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ADDICTION


AS PHARMACIStS, YoU ARE fRont-lInE HEAltHCARE PRoVIDERS, AnD ARgUABlY tHE MoSt ACCESSIBlE of All HEAltH CARE PRofESSIonAlS. AS SUCH YoU ARE BESt PoSItIonED to HElP PREVEnt AnD tREAt SUBStAnCE USE DISoRDERS…


ADDICtIon D


By Kurtis Moffatt


rug abuse and addiction are an ever-growing issue in not only terms of their incidence,


but also complexity. no longer can we think in terms of a person being addicted to one drug or another, however it is more commonly seen that an individual uses many different drugs in combination.


the issue is complicated further by the co-occurrence of substance abuse and mental illness. Even specialists find it difficult to differentiate the cause and effect when the two conditions co-exist within the same person. It is clear however that these are synergistic pathologies each exacerbating the symptoms of the other.


the pharmacy profession has evolved in recent years, with pharmacists becoming more heavily involved in newer practices, such as assistance with the clinical management of opioid and other drug dependencies.


Pharmacists consequently need to be well informed in order to deliver these services. Accordingly, we need to be educated about issues related to addiction, and prepared to not only


32 - PHARMACY In foCUS


screen, assess, refer, and collaborate with physicians in the care of these patients, but also to be the faces of change in community in combating drug abuse.


numerous risk factors for addiction have been identified. genetic predisposition is commonly regarded as a strong predictor for eventual disease. thus, while the general population risk for alcoholism stands at thirteen per cent, the risk is much larger - around 50 per cent for sons whose fathers are or were alcoholic.


Additionally, there is a gender bias, in which males are more at risk than females. of course, the risk of addiction is stronger for some drugs than for others. one measure of addiction potential of certain drugs is demonstrated by the proportion of those who experiment with a drug who eventually become habitual users later.


Using this measure, the most addictive behaviour is cigarette smoking that claims 40-60 per cent of those who try cigarettes, followed by cocaine abuse, as about 30-50 per cent of experimenters become chemically dependent. Heroin addiction occurs in about 25-40 per


AnD tHE PHARMACISt


cent of experimenters. Alcohol addiction occurs in about thirteen to 18 per cent of those who experiment with it, while marijuana addiction occurs in about six-nine per cent of users.


the physical and mental health risks associated with illicit substance abuse increases as addiction and dependence to the drug deepens. (https://harmreductionjournal.biomed central.com/articles/10.1186/1477- 7517-1-3#CR12)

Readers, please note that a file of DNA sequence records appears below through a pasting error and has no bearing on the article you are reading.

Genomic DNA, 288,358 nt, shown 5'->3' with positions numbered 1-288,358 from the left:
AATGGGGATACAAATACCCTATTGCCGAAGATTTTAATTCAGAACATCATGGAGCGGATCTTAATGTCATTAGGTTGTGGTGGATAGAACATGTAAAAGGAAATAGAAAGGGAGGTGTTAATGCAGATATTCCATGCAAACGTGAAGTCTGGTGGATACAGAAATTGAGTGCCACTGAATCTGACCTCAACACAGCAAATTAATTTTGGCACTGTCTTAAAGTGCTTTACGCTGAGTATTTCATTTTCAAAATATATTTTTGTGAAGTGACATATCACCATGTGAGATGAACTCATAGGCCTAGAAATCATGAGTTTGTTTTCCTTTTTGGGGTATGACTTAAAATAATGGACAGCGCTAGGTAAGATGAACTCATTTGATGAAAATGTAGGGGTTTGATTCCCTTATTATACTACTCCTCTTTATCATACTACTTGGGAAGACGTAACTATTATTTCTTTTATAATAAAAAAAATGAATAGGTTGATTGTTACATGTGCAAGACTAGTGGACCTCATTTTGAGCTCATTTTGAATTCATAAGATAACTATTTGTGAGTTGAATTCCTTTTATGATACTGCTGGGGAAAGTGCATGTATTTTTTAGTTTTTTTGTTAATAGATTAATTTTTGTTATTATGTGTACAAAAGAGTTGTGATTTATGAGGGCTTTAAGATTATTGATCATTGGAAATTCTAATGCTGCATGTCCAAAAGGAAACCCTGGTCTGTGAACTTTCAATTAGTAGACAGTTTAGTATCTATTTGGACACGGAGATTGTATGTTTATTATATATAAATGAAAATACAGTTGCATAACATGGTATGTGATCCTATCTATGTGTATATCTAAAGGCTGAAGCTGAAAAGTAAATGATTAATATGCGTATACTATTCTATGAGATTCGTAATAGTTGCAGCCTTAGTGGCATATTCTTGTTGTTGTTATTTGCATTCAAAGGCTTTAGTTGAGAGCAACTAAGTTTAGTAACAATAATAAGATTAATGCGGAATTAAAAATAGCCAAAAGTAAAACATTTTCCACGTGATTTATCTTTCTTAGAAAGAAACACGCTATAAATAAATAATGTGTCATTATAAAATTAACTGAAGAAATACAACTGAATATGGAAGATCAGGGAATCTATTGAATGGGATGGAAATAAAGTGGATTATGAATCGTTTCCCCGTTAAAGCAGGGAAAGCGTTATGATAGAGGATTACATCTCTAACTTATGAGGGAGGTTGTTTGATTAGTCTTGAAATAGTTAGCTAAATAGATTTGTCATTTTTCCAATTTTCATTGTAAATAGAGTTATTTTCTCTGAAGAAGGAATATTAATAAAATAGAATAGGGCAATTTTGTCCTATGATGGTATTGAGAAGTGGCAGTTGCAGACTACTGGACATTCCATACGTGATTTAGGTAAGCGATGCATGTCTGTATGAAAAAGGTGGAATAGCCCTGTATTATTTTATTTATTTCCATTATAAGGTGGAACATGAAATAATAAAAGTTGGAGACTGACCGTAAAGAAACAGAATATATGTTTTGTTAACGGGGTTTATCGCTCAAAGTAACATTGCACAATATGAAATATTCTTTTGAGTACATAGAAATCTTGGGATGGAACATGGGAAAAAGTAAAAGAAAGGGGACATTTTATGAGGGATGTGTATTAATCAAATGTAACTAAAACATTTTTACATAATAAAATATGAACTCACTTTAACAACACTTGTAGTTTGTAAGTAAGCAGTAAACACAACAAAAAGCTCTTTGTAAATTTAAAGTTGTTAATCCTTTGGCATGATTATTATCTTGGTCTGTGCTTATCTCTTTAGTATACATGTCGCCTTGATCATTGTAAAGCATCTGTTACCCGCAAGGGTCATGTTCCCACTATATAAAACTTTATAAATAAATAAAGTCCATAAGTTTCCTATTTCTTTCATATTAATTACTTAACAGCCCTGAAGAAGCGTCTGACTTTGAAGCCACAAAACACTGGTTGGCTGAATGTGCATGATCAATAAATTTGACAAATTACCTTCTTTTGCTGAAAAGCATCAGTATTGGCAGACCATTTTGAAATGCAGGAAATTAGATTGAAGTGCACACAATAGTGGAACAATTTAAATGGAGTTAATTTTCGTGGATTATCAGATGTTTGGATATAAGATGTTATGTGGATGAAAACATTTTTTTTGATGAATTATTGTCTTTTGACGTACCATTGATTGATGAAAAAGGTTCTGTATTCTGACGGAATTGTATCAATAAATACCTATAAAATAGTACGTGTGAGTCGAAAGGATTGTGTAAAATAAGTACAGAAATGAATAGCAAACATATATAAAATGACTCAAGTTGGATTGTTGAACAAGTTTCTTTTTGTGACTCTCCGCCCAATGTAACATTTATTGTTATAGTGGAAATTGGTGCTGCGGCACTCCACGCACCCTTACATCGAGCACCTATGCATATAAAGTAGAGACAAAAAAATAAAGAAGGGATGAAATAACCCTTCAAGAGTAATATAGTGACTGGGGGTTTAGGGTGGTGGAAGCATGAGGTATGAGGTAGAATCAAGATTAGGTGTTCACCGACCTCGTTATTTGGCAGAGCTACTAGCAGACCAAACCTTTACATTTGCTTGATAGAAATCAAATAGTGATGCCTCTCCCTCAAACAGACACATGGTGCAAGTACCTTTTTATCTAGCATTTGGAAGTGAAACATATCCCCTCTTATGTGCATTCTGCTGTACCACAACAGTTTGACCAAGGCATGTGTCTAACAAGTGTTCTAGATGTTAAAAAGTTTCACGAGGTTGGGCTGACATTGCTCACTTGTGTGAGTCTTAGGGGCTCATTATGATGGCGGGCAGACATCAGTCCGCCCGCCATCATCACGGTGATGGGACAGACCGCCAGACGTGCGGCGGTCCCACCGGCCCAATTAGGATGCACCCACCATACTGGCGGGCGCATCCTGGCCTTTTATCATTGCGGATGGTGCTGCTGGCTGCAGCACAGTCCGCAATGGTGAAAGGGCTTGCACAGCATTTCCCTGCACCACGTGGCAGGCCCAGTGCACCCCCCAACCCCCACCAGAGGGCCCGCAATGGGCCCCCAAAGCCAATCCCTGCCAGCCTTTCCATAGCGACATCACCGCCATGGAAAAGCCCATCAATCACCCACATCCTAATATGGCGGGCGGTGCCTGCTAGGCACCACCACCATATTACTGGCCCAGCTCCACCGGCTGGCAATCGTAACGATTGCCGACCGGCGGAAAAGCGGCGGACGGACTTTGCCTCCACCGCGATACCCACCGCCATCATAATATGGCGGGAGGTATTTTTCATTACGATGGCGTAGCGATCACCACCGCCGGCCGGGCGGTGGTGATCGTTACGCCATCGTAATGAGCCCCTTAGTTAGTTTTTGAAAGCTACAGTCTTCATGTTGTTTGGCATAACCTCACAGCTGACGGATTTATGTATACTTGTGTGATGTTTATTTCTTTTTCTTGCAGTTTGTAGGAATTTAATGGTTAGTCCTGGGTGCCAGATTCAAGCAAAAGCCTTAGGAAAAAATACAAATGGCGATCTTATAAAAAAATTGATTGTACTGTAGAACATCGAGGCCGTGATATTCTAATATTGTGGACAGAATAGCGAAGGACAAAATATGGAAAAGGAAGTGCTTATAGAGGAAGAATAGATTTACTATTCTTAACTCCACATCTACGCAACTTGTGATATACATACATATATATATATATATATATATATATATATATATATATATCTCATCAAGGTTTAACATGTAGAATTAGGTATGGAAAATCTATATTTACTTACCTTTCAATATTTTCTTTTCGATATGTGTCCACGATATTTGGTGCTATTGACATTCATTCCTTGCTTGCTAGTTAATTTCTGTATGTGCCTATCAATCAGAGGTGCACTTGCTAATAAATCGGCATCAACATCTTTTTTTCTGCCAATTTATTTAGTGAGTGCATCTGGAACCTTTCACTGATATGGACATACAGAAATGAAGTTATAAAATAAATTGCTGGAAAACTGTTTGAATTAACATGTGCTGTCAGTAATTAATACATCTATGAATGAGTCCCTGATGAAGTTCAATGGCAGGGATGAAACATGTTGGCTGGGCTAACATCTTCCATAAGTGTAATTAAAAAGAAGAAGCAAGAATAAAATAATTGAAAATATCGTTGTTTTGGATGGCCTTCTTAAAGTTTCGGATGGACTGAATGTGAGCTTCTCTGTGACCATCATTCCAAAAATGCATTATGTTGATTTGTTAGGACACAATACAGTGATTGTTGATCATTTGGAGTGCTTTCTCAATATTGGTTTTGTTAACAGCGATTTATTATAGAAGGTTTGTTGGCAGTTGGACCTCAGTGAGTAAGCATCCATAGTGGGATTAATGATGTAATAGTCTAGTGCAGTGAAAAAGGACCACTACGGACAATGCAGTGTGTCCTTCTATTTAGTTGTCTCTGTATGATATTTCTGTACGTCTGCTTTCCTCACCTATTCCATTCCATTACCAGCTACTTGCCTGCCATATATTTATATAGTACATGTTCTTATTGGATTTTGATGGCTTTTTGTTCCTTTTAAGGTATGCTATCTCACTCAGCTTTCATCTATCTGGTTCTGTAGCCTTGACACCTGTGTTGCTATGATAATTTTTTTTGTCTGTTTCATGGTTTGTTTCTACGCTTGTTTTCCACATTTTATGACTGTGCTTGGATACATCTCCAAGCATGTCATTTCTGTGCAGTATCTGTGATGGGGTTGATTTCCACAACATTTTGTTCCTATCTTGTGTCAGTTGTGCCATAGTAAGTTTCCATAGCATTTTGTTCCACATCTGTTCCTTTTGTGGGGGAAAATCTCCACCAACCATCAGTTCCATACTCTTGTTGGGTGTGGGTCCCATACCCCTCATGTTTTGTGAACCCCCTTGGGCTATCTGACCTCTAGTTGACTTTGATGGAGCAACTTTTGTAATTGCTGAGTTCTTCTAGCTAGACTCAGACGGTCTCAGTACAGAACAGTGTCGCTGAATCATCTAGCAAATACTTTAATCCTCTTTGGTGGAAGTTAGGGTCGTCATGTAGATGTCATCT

By trying to understand the reasons why people actually use drugs, the help and support that we as pharmacists provide may actually be tailored to that individual.


Psychoactive agents (ie, drugs that have an effect on the brain) can alter a person’s consciousness, mood and thought process. they do so by acting on the brain function and associated receptor pathways, which normally regulate mood, thought and motivation.


Any substance that produces a ‘reward’ when taken can lead the person to repeat its use, which ultimately leads to dependence (the northern Ireland Drug Misuse Database (nIDMD) 2016 statistics, of


all drugs used by patients the most commonly reported drug was cannabis (66 per cent), followed by benzodiazepines (37 per cent) and then cocaine (35per cent)).


Reasons for abuse of these drugs are complex, and include: enjoyment, experimentation, boredom and peer pressure. one of particular concern is self-medication, which warrants further discussion.


If a person suffers from an existing condition they may choose to take a drug to improve their symptoms, for example if a person suffers from pain, they may self medicate with opioid painkillers (over a quarter of those involved in the nIDMD 2016 statistics (26 per cent) used at least one opioid analgesic drug, with 20 per cent of all clients using one as their main drug). If medical advice is not sought, this may lead to dependence.


However, more commonly in this context, self medication refers to when the patient has a pre-existing mental illness and tries to alleviate the symptoms by taking a substance. this can be alcohol, tobacco or illicit drugs. (https://www.health- ni.gov.uk/sites/default/files/publication s/health/dmd-2015-16.pdf)


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